Business-like, isn't he?



Columbia Journal

     Environmentalists want more than just high-tech recycling

    by  Alan Zisman (c) 2007 First published in Columbia Journal January 2007

    Apple and Dell- two major computer companies that seem to represent different approaches to business and technology.

    Apple, based in California's Silicon Valley, focuses on innovation and style with products that often command a price premium. Its advertising has included the slogan 'Think Different' and used images of John Lennon, Mahatma Gandhi, and Martin Luther King. Climate change crusader Al Gore is on Apple's Board.

    Dell, the world's largest manufacturer of personal computers, is based in Texas, and has based its success on cutting costs and lowering prices. Its best known advertising slogan is “Dude, you're getting a Dell”.

    So which one gets thumbs up from environmental activist Greenpeace? At, you can read: “We love Apple. Apple knows more about "clean" design than anybody, right? So why do Macs, iPods, iBooks and the rest of their product range contain hazardous substances that other companies have abandoned? A cutting edge company shouldn't be cutting lives short by exposing children in China and India to dangerous chemicals.”

    In contrast, Greenpeace hailed Dell's promises to remove 'hazardous chemicals' including brominated flame retardants and PVS from its products, joining tech-manufacturers HP, Nokia, Samsung, Sony, and Ericsson.  Greenpeace noted that Acer, Apple, IBM, Lenovo, and Toshiba had 'failed to comment' on their plans to eliminate these chemicals from their manufacturing processes.

    Many tech-product companies, including Apple, are supporting limited electronics-recycling programs. Greenpeace notes, however, that if their products contain chemicals such as toxic flame retardants and polyvinyl chloride, when recycled, these chemicals are released back into the environment. For recycling, most computers are shipped to developing countries where these chemicals add to the hazards for local workers and the environment.

    In  its “ Guide to Greener Electronics”, published in August, Greenpeace ranked Apple below computer-manufacturers HP, Dell, and Sony, with 'low scores on almost all criteria' (China's Lenovo, which recently bought IBM's personal computer product line, was rated lowest of the major manufacturers; Nokia and Dell were top-rated).

    An Apple representative responded “Apple... has led the industry in restricting and banning toxic substances such as mercury, cadmium, and hexavalent chromium”, and noted that it was the first major computer manufacturer to phase out bulky (and lheavy metal-laden) CRT displays from its product line; the LCD replacements use much less electricity. In April 2005, Apple CEO Steve Jobs called environmentalists' singling out Apple “bullshit”. (The company maintains a website on Apple and the environment at:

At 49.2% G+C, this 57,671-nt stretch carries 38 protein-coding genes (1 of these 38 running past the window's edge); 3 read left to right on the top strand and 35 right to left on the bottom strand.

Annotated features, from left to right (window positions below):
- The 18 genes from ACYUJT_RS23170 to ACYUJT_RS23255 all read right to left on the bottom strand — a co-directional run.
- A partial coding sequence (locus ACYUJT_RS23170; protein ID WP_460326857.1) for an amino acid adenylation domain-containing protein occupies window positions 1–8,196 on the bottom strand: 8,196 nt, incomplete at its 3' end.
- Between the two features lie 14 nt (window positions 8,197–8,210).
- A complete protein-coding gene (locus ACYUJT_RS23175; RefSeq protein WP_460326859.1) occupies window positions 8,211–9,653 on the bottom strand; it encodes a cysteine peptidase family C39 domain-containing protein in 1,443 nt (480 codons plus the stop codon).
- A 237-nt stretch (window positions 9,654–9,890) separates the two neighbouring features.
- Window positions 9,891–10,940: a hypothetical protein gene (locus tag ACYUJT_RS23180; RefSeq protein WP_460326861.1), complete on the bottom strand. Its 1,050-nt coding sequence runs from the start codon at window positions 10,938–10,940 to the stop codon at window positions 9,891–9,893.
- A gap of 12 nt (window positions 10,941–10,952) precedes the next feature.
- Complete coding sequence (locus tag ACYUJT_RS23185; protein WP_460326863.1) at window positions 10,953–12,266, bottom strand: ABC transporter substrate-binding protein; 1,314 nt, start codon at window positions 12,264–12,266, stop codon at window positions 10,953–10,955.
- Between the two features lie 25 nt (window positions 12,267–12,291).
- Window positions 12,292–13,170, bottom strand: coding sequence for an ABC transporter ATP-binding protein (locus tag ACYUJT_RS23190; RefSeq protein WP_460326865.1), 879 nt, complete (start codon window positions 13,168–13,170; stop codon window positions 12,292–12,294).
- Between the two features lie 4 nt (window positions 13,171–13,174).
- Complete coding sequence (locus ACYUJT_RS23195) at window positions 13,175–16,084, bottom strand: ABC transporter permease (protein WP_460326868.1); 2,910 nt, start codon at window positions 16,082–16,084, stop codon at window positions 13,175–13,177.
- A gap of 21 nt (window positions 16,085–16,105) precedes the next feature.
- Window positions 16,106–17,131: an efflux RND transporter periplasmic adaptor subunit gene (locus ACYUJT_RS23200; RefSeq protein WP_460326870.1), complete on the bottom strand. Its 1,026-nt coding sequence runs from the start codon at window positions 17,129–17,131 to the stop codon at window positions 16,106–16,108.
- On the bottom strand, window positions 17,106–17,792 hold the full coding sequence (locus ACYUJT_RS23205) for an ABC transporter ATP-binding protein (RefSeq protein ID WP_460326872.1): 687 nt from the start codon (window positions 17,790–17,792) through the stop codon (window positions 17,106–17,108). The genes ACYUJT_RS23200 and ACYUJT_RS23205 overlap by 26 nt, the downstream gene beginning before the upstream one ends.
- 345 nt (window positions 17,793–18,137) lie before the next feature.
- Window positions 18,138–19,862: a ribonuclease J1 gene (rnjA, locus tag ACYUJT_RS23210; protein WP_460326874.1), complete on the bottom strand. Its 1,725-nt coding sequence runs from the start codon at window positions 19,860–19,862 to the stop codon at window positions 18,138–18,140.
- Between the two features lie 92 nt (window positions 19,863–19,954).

Others have also criticised Greenpeace's report; web journalist Daniel Eran suggests that the organization “was reporting more on each vendor's web marketing savvy than their actual environmental record.” He notes that higher-ranked HP and Dell, by selling large numbers of low-end systems with old-style (and lead-filled) CRT monitors, add more toxics to the environment than Greenpeace's ratings would suggest and has noted that more recent Greenpeace tests found Apple's MacBook laptop contained less toxic chemicals than models from company's with higher ratings in the Greenpeace report.

    Greenpeace notes that Apple has reduced product packaging and improved products' energy efficiency, but the environmental activist organization claims to be focusing on 'stemming the tide of toxic e-waste'. Their campaign has included webpages and video clips that mimic Apple's distinctive style, including parodies of Apple's Mac vs PC TV ads, along with examples of home-made t-shirts, videos, and alternative Apple ads.

    In BC, the provincial government is mandating an electronic recycling program as of August 2007. A stewardship program will be operated by Encorp Pacific, a private not-for-profit corporation that currently manages recycling of non-alcoholic beverage containers. An environmental levy will be added to recyclable elctronics, along with a collection program for TVs, computers, and printers. Fees are expected to range from $5-$6 for a laptop to about $40 for a large-screen TV, modeled after a program already in place in Alberta.

    But as Greenpeace has aptly noted, recycling isn't enough if it only exports BC's hazardous waste to become a developing country's problem.


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Alan Zisman is a Vancouver educator, writer, and computer specialist. He can be reached at